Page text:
[erlang-questions] Erlang for youngsters

Torben Hoffmann torben.hoffmann@REDACTED
Fri Jun 20 00:25:04 CEST 2014

Bob Ippolito writes:

> On Monday, June 16, 2014, Mahesh Paolini-Subramanya <
> mahesh@REDACTED> wrote:
>> The most important thing here I believe is to have a nice collection of
>>> simple tasks/problems that are appealing to the target audience and best
>>> (easiest/nicest) solved in Erlang.
>> Amen!
>> The least relevant part of teaching kids programming is the syntax, or the
>> choice of language - they don't, and won't, give a s**t about it.
> As someone who has been trying to teach programming, I find that syntax is
> important in that syntax can get in the way. This is one of the reasons why
> the current fashion is to use visual languages for beginners as the "Lego"
> approach makes it impossible to violate syntax rules.
> Erlang might be the better choice as it has a simpler syntax with fewer
> rules and surprises in store.
True, the language is simple. The difficulty lies in the tooling and the stuff around
making things work.

>> As a simple thought experiment, just look at how you raised your kids in a
>> multi-lingual environment (yes my American brethren, this is hard. Pretend
>> :-)  )  Notice how they - fluidly - bounce across languages, massacring
>> every grammar rule ever, but quite happily making sure that you understand
>> that "I amn't going to eat pea, ನಾನು ತಿನ್ನಲ್ಲ, ನಾನು ತಿನ್ನಲ್ಲ, odio odio
>> odio la piselli, i don't wanna, where is my red truck?"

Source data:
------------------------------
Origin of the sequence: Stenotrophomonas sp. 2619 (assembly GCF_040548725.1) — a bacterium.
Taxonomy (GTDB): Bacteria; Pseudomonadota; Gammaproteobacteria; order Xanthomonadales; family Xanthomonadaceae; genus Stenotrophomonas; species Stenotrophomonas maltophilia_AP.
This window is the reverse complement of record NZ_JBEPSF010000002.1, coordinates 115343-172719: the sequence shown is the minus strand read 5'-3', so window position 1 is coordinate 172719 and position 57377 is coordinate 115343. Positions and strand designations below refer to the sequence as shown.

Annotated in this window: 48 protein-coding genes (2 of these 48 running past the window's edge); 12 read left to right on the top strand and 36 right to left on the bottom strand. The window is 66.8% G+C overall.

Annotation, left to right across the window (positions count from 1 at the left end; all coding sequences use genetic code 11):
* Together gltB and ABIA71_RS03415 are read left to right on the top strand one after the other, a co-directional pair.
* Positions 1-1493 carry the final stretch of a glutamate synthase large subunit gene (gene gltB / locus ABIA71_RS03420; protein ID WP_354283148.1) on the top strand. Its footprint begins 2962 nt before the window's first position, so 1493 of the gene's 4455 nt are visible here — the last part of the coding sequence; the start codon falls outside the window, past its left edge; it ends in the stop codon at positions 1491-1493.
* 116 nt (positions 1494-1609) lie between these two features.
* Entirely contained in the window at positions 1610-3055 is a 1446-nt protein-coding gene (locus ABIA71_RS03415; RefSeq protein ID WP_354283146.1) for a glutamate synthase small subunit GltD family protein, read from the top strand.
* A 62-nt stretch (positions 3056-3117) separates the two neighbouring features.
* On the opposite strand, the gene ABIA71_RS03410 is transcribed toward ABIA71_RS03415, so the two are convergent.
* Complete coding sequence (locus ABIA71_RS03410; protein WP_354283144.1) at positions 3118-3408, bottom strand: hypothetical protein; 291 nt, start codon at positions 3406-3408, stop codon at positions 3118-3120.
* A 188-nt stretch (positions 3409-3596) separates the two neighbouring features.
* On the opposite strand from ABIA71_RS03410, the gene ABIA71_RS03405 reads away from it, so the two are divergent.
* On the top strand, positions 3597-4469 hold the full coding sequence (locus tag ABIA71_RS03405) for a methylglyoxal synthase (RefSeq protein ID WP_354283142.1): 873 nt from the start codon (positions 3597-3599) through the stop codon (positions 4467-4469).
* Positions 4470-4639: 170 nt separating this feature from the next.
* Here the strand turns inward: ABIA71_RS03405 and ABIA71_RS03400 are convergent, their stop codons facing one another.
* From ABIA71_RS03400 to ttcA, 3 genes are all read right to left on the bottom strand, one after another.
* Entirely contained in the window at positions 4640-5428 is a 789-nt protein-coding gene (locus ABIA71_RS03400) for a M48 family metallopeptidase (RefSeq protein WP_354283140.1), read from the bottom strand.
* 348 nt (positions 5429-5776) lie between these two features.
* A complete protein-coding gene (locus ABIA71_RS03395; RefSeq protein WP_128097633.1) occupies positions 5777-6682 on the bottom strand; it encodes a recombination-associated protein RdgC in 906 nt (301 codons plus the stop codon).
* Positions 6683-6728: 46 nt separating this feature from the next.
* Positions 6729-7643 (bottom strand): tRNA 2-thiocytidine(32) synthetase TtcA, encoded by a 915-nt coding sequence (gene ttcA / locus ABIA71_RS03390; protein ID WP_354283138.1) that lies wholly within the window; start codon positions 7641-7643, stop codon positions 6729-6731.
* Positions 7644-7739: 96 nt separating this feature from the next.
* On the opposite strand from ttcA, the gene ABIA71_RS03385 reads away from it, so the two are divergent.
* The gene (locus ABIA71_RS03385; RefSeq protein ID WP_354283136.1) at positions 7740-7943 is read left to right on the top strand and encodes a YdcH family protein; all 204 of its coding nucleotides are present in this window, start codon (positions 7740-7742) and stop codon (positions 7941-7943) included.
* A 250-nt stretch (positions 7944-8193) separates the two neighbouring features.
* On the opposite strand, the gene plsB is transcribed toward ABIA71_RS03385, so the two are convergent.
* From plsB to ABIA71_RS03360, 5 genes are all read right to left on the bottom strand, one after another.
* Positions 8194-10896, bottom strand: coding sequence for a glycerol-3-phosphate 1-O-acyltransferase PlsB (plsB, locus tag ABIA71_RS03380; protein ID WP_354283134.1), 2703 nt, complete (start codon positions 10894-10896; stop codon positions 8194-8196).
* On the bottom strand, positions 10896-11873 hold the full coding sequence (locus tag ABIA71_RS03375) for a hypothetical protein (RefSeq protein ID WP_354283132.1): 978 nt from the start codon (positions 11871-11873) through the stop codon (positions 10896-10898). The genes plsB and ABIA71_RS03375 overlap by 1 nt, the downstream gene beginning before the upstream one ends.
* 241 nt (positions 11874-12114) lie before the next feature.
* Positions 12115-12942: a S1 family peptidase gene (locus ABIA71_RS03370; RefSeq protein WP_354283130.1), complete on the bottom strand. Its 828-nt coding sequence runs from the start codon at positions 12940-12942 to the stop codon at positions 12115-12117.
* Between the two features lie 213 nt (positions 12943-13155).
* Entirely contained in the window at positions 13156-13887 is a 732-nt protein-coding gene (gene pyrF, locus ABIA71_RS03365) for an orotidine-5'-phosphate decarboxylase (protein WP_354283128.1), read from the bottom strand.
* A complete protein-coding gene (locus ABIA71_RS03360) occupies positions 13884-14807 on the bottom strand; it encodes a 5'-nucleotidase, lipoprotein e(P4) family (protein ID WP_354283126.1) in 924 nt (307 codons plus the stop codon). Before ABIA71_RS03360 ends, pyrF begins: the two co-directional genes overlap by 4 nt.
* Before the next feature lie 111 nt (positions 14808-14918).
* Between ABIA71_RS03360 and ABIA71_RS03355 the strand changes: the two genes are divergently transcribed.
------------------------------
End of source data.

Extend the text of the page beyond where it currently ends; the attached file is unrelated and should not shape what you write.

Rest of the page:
>> Mind you, they will pick up the rules over time, but the key here is the
>> importance of the problem at hand ("How To Avoid Eating Peas") - the more
>> immediately relevant it is to the young 'uns, the more rapidly they will
>> pick up the tools, the specifics of the language be damned.
>  Human languages are different in that people can understand syntactically
> invalid spoken word or even mixed languages (per your example). With code
> you either write something that follows the rules and the computer
> understands it, or you have to figure out which rules you violated. If the
> tools are good and the rules are simple or at least consistent it might not
> be so frustrating to pick them up over time by trial and error, but having
> a few simple rules that are taught up-front might be even less frustrating
> than that.
This sort of buries Java completely ;-)

But that's not going to save the day for Erlang/Elixir.

Simple, consistent rules are really important. On the consistency side the Elixir
libraries has the upper hand - has to play more with the build tools in Elixir to
gauge if it is easier to explain than Erlang's.


> Cheers
>> On Mon, Jun 16, 2014 at 6:55 AM, Ferenc Holzhauser <
>> ferenc.holzhauser@REDACTED> wrote:
>> The most important thing here I believe is to have a nice collection of
>> simple tasks/problems that are appealing to the target audience and best
>> (easiest/nicest) solved in Erlang. That's a bit of a challenge considering
>> that Erlang is created to solve problems that are rather "industrial" and
>> most people "from outside" can't really relate to. If the audience is not
>> comfortable with understanding the problem itself then it is tricky to make
>> them understand/like the solution too.
>> This we can see with many new people getting into Erlang: The problems
>> they are given are new and difficult to understand. So they often just go
>> off and eagerly try to solve all sort of issues they are familiar with